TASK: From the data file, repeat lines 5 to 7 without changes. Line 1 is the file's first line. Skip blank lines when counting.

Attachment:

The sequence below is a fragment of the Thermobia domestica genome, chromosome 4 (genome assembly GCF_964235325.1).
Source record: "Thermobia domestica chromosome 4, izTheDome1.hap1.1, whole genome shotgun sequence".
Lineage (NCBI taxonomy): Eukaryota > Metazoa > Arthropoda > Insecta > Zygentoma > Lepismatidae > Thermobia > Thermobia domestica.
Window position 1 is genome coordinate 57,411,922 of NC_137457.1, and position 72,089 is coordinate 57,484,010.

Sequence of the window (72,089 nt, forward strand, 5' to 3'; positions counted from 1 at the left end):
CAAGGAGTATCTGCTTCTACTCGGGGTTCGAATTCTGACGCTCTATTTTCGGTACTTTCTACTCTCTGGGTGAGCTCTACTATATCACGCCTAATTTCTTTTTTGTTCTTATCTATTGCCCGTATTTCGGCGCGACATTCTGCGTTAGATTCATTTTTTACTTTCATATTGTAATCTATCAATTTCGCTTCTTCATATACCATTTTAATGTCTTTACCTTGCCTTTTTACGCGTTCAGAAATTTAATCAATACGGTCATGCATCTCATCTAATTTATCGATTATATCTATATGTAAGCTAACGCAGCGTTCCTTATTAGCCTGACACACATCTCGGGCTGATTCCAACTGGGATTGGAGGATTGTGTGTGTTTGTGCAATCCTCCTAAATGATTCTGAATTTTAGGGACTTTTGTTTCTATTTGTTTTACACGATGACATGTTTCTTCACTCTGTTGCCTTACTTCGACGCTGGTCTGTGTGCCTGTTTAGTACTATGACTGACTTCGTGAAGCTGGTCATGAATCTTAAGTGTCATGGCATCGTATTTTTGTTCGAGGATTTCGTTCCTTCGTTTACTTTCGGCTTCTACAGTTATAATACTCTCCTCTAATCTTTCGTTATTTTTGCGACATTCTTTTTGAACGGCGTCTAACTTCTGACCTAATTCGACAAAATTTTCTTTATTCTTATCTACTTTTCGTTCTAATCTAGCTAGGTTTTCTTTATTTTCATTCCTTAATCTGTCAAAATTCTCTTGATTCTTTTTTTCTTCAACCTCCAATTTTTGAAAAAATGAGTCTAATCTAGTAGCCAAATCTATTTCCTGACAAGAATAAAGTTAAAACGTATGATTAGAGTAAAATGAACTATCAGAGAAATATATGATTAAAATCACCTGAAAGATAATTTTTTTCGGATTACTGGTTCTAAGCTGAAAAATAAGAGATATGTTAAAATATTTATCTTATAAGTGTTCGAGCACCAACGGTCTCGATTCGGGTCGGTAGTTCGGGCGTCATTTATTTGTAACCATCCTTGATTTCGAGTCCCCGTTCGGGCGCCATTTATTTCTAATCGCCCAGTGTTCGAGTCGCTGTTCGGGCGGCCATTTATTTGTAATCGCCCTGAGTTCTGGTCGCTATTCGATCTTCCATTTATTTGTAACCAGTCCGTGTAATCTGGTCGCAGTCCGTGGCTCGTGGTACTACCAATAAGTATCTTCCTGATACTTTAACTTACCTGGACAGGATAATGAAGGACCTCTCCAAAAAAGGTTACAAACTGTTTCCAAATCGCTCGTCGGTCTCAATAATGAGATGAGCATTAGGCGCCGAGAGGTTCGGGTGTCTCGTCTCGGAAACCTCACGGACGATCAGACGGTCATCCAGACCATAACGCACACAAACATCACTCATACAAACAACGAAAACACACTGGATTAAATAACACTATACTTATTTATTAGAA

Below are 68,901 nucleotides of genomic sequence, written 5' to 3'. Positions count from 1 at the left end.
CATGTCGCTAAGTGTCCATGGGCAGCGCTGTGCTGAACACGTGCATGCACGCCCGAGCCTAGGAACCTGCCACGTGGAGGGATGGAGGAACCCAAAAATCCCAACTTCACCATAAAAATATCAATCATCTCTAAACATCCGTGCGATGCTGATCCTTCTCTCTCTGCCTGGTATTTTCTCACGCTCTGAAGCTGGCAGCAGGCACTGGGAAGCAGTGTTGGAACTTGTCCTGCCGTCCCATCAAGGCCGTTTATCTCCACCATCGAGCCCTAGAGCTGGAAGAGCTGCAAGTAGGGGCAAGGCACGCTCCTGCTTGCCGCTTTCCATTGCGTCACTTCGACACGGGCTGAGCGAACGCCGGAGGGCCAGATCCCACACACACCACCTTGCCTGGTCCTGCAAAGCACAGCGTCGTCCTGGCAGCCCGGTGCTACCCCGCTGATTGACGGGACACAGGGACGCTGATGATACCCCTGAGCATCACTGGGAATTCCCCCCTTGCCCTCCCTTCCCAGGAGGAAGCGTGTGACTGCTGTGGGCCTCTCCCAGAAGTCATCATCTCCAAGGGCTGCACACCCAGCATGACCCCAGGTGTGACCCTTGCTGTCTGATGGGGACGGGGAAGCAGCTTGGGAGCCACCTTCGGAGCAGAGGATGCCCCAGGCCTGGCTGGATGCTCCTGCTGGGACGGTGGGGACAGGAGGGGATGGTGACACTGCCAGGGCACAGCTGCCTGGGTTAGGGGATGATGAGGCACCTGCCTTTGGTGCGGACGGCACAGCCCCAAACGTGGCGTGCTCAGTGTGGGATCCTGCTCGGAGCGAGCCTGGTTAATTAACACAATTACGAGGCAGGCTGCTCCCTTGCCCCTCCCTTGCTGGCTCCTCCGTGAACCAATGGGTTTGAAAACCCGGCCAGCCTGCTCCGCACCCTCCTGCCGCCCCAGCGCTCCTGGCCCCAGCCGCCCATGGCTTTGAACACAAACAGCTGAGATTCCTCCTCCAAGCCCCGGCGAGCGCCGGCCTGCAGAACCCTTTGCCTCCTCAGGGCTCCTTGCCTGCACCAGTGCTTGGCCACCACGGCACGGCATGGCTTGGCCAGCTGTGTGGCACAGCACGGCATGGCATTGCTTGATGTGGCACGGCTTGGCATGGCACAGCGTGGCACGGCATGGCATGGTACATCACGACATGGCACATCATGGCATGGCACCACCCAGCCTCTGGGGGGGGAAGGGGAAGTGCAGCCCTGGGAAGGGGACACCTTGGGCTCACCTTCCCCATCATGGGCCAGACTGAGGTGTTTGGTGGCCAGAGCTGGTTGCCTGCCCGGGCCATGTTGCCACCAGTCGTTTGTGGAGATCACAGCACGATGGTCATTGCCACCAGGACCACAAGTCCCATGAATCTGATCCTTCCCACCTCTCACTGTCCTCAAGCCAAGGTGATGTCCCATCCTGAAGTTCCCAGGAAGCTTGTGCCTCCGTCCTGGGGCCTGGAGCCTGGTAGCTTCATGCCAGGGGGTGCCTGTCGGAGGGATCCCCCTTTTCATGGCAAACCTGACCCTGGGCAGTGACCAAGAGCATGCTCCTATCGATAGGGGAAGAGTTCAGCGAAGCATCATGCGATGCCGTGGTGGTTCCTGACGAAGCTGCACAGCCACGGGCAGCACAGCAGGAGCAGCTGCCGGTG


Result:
Sequence of the window (72,089 nt, forward strand, 5' to 3'; positions counted from 1 at the left end):
CAAGGAGTATCTGCTTCTACTCGGGGTTCGAATTCTGACGCTCTATTTTCGGTACTTTCTACTCTCTGGGTGAGCTCTACTATATCACGCCTAATTTCTTTTTTGTTCTTATCTATTGCCCGTATTTCGGCGCGACATTCTGCGTTAGATTCATTTTTTACTTTCATATTGTAATCTATCAATTTCGCTTCTTCATATACCATTTTAATGTCTTTACCTTGCCTTTTTACGCGTTCAGAAATTTAATCAATACGGTCATGCATCTCATCTAATTTATCGATTATATCTATATGTAAGCTAACGCAGCGTTCCTTATTAGCCTGACACACATCTCGGGCTGATTCCAACTGGGATTGGAGGATTGTGTGTGTTTGTGCAATCCTCCTAAATGATTCTGAATTTTAGGGACTTTTGTTTCTATTTGTTTTACACGATGACATGTTTCTTCACTCTGTTGCCTTACTTCGACGCTGGTCTGTGTGCCTGTTTAGTACTATGACTGACTTCGTGAAGCTGGTCATGAATCTTAAGTGTCATGGCATCGTATTTTTGTTCGAGGATTTCGTTCCTTCGTTTACTTTCGGCTTCTACAGTTATAATACTCTCCTCTAATCTTTCGTTATTTTTGCGACATTCTTTTTGAACGGCGTCTAACTTCTGACCTAATTCGACAAAATTTTCTTTATTCTTATCTACTTTTCGTTCTAATCTAGCTAGGTTTTCTTTATTTTCATTCCTTAATCTGTCAAAATTCTCTTGATTCTTTTTTTCTTCAACCTCCAATTTTTGAAAAAATGAGTCTAATCTAGTAGCCAAATCTATTTCCTGACAAGAATAAAGTTAAAACGTATGATTAGAGTAAAATGAACTATCAGAGAAATATATGATTAAAATCACCTGAAAGATAATTTTTTTCGGATTACTGGTTCTAAGCTGAAAAATAAGAGATATGTTAAAATATTTATCTTATAAGTGTTCGAGCACCAACGGTCTCGATTCGGGTCGGTAGTTCGGGCGTCATTTATTTGTAACCATCCTTGATTTCGAGTCCCCGTTCGGGCGCCATTTATTTCTAATCGCCCAGTGTTCGAGTCGCTGTTCGGGCGGCCATTTATTTGTAATCGCCCTGAGTTCTGGTCGCTATTCGATCTTCCATTTATTTGTAACCAGTCCGTGTAATCTGGTCGCAGTCCGTGGCTCGTGGTACTACCAATAAGTATCTTCCTGATACTTTAACTTACCTGGACAGGATAATGAAGGACCTCTCCAAAAAAGGTTACAAACTGTTTCCAAATCGCTCGTCGGTCTCAATAATGAGATGAGCATTAGGCGCCGAGAGGTTCGGGTGTCTCGTCTCGGAAACCTCACGGACGATCAGACGGTCATCCAGACCATAACGCACACAAACATCACTCATACAAACAACGAAAACACACTGGATTAAATAACACTATACTTATTTATTAGAA

Below are 68,901 nucleotides of genomic sequence, written 5' to 3'. Positions count from 1 at the left end.